Pierre Le Gros the Younger

Stanislas Kostka on his deathbed, 1702-03.

Pierre Le Gros (12 April 1666 3 May 1719) was a French sculptor, active almost exclusively in Baroque Rome. Nowadays, his name is commonly written Legros, while he himself always signed as Le Gros; he is frequently referred to either as 'the Younger' or 'Pierre II' to distinguish him from his father, Pierre Le Gros the Elder, who was also a sculptor. The "ardent drama" of his work and its Italian location make him more an Italian, than a French, sculptor.[1] Despite being virtually unknown to the general public today, he was the pre-eminent sculptor in Rome for nearly two decades, until he was finally superseded at the end of his life by the more classicizing Camillo Rusconi.


Le Gros was born in Paris into a family with a strong artistic pedigree. Jeanne, his mother, died when he was only three, but he stayed in close contact with her brothers, the sculptors Gaspard and Balthazard Marsy, whose workshop he frequented and eventually inherited at the age of fifteen. His artistic training, though, lay in the hands of his father, from whom he learned to sculpt, and his stepmother's father, Jean Le Pautre, who taught him to draw.

Le Gros was awarded the prestigious Prix de Rome to study at the French Academy in Rome, where he renewed his close friendship with his cousin Pierre Lepautre, also a sculptor and fellow at the Academy. His lodging there from 1690-1695 was a fruitful time but not untroubled, since the academy was plagued by a constant financial crisis due to the high cost of Louis XIV's wars. The premises then were also a rather ramshackle affair and far from the grandeur the academy would later enjoy after a move to the Villa Medici in the 19th century.

Religion Overthrowing Heresy and Hatred, Church of the Gesù, Rome

Keen to prove himself by carving a marble copy after the antique, Le Gros was eventually granted permission to do so by the director of the academy and his superior in Paris.[2] His model was the so-called Vetturia,[3] an ancient sculpture then in the garden of the Villa Medici in Rome (today in the Loggia dei Lanzi in Florence). Finished in 1695, it was finally shipped to Paris some twenty years later and now stands in the Tuileries Garden. (Long after Le Gros' death it elicited a discussion among academics, whether a modern copy could surpass an antique original [4] — a consciously-expressed aim since the 16th century. This debate relates back to the literary Quarrel of the Ancients and the Moderns of the late seventeenth century. It was also suggested that a sculptor ambitious to exceed the ancients might improve his chances by selecting a mediocre antiquity, as Le Gros had done. His version was greatly admired in the later 18th century and still rated a "copie valant presque un original" in 1852 by Edmond Texier, who then called it a Vénus silencieuse.[5])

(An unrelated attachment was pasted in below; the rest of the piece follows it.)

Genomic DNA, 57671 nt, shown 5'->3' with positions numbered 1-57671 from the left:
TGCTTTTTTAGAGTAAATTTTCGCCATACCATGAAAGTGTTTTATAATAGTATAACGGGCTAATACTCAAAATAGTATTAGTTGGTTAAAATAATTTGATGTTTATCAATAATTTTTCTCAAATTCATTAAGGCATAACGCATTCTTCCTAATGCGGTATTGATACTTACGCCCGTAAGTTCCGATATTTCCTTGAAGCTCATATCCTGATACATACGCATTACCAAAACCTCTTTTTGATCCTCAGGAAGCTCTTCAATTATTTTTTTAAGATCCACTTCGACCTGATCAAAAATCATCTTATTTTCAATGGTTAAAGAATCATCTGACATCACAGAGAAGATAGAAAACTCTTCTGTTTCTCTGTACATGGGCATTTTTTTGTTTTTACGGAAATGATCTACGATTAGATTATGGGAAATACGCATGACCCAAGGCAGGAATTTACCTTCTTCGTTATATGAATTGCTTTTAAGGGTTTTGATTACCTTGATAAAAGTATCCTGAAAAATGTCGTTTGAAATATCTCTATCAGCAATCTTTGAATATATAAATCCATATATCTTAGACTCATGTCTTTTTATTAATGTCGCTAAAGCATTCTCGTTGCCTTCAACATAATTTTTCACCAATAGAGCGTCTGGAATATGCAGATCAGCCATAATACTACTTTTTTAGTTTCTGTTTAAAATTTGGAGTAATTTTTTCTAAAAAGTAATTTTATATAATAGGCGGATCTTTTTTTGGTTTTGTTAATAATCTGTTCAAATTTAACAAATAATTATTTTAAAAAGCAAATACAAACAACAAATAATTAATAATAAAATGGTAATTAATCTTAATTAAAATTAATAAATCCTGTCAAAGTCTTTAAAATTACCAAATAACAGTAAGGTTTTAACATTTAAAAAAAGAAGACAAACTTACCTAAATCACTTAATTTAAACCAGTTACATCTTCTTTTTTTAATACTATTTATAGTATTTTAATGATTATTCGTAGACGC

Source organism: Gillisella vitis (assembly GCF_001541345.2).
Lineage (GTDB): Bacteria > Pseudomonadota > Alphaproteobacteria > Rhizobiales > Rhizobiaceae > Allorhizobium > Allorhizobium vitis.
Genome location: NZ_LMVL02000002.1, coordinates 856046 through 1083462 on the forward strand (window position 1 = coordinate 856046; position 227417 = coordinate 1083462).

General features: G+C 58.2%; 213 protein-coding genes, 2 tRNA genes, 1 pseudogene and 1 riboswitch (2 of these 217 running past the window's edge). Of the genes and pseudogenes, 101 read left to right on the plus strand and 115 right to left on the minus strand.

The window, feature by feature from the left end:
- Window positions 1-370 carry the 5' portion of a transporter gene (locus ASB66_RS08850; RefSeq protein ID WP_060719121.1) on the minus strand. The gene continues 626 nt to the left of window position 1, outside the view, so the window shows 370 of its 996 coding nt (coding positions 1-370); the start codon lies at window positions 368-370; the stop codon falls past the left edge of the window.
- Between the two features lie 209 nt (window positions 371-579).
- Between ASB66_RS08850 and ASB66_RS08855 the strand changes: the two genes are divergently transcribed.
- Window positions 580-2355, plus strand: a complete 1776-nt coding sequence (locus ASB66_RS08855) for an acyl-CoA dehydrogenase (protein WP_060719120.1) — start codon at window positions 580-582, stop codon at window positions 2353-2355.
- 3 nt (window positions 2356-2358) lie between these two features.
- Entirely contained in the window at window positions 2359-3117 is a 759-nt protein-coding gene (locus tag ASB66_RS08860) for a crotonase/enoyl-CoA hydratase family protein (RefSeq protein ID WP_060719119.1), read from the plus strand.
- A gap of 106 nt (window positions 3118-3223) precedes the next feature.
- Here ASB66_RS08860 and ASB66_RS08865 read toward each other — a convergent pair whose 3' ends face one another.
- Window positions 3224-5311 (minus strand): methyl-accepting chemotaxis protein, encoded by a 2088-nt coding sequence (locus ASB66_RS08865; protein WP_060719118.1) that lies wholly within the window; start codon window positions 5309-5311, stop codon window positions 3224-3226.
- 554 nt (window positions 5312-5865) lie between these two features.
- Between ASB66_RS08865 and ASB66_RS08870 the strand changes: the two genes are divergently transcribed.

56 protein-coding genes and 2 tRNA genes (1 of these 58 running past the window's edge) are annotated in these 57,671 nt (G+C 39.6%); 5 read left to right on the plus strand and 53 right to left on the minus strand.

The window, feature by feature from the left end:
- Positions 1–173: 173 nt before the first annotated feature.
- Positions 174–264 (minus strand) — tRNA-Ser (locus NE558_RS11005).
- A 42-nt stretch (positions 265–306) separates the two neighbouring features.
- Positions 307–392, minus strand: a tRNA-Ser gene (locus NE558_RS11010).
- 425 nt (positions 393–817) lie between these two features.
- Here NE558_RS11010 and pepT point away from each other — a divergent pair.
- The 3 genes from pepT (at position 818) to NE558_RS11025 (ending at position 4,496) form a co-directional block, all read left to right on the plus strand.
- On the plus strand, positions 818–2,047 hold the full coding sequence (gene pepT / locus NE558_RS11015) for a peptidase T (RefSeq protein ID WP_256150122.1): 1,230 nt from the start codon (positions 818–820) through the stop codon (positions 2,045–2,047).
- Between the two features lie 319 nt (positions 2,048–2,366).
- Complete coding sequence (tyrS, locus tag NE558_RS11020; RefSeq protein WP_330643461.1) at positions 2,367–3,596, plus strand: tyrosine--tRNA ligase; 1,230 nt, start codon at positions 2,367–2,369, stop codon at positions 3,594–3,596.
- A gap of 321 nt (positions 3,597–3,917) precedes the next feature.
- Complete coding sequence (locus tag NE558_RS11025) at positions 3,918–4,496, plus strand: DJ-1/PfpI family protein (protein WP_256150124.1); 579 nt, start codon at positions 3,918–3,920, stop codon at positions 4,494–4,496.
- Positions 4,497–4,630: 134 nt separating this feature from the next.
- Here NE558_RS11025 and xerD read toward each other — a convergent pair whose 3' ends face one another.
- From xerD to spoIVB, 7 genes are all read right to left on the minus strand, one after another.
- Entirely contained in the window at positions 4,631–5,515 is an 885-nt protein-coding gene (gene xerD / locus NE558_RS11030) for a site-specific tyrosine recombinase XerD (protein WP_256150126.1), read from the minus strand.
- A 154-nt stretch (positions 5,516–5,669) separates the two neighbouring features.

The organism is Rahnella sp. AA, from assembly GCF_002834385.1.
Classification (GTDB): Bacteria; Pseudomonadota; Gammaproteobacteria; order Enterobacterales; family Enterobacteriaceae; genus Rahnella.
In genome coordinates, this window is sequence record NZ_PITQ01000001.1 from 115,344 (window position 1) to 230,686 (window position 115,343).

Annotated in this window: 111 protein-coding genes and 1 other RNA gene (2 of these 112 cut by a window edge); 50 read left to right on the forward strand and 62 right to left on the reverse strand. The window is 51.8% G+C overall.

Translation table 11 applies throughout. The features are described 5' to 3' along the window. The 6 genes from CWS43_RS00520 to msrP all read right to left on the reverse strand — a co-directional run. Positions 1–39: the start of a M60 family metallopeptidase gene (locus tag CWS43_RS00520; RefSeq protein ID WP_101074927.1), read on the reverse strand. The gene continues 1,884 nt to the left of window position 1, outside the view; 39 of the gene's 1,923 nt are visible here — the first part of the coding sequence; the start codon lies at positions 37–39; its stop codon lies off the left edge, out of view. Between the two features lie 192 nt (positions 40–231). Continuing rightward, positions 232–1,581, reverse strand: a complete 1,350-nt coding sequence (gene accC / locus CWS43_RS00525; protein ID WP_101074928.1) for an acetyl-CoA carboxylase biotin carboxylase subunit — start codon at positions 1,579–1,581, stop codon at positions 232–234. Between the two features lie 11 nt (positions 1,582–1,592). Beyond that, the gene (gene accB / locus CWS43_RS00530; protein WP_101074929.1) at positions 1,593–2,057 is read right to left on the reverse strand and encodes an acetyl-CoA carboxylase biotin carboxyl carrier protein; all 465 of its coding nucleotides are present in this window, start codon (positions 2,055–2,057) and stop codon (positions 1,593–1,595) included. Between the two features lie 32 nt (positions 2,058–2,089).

The same year 1695, Le Gros was ejected from the Academy after secretly preparing a model for a marble group on the altar of Saint Ignatius of Loyola in the Gesù, the Roman mother church of the Jesuit Order. In this most prestigious sculptural commission in Rome for decades, Le Gros was chosen to depict Religion Overthrowing Heresy and Hatred on the right hand side of the altar, using a dynamic ensemble of four over-lifesize marble figures (according to an overall design by the Jesuit painter and architect Andrea Pozzo). In the group, a towering young robed female figure of Religion wielding a cross scatters the aged personifications of the vices Hatred (represented by an old woman) and Heresy (a man falling over the edge of the architectural framework into the viewer's space). To one side, a putto tears apart a volume by the heretic Swiss reformer Zwingli, while a tome beneath the figure of Heresy bears Luther's name. In 1697, with his sculptures nearly complete, he won a competition for the altar's main image, the silver statue of St. Ignatius.[6] (Ready in time for the Holy Year 1700, all this work remains on the site for which it was intended.)

Apostle Thomas, Terracotta model, 1703-04, Los Angeles County Museum of Art

These, and other commissions he carried out concurrently, secured Le Gros's reputation, and further patronage led to the requirement for assistants and a larger workshop, which he found in a back wing of the Palazzo Farnese.[7] Indeed, he was the busiest sculptor in Rome at the time, working for the Jesuits on the monumental relief of the Apotheosis of the Blessed Aloysius Gonzaga[8] (1697–99; Cappella Lancelotti, church of Sant'Ignazio, Rome) while at the same time starting his extensive work for the Dominicans with the Sarcophagus for Pope Pius V[9] (1697–1698) in Santa Maria Maggiore. In fact, he became (and was to remain for the rest of his life) the sculptor of choice for Antonin Cloche, the Master of the Dominicans, carving first the tomb (1700–1703), and later the honorary statue (1706–1708) of Cardinal Casanate (in the Lateran Basilica and the Biblioteca Casanatense respectively) and embarking on the task to produce with his Saint Dominic (1702–1706) the very first (and for decades the only) monumental statue of a founder of a religious order to adorn a niche in the nave of Saint Peter's. It epitomises his dynamic mature style: "the saint's ardour and authority are well conveyed, emphasized by the ample, skilfully handled sweep of his draperies" (Levey).